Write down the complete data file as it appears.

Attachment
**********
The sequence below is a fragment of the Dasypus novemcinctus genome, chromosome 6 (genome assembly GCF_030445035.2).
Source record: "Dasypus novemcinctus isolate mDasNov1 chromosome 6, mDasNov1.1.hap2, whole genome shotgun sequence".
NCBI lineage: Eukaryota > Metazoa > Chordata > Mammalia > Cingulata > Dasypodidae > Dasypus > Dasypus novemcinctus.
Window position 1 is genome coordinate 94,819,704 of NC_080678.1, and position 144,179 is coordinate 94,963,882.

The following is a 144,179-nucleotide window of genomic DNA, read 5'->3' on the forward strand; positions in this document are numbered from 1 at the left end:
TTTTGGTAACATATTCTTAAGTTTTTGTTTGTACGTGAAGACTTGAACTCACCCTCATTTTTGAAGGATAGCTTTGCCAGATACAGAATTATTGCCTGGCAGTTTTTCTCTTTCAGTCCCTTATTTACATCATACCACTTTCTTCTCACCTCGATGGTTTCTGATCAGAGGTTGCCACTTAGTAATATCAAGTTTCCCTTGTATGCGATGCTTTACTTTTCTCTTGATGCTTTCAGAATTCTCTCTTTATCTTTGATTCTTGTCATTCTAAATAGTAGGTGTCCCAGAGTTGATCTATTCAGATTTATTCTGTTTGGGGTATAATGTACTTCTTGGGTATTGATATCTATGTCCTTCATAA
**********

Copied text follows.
The sequence below is a fragment of the Dasypus novemcinctus genome, chromosome 6 (genome assembly GCF_030445035.2).
Source record: "Dasypus novemcinctus isolate mDasNov1 chromosome 6, mDasNov1.1.hap2, whole genome shotgun sequence".
NCBI lineage: Eukaryota > Metazoa > Chordata > Mammalia > Cingulata > Dasypodidae > Dasypus > Dasypus novemcinctus.
Window position 1 is genome coordinate 94,819,704 of NC_080678.1, and position 144,179 is coordinate 94,963,882.

The following is a 144,179-nucleotide window of genomic DNA, read 5'->3' on the forward strand; positions in this document are numbered from 1 at the left end:
TTTTGGTAACATATTCTTAAGTTTTTGTTTGTACGTGAAGACTTGAACTCACCCTCATTTTTGAAGGATAGCTTTGCCAGATACAGAATTATTGCCTGGCAGTTTTTCTCTTTCAGTCCCTTATTTACATCATACCACTTTCTTCTCACCTCGATGGTTTCTGATCAGAGGTTGCCACTTAGTAATATCAAGTTTCCCTTGTATGCGATGCTTTACTTTTCTCTTGATGCTTTCAGAATTCTCTCTTTATCTTTGATTCTTGTCATTCTAAATAGTAGGTGTCCCAGAGTTGATCTATTCAGATTTATTCTGTTTGGGGTATAATGTACTTCTTGGGTATTGATATCTATGTCCTTCATAA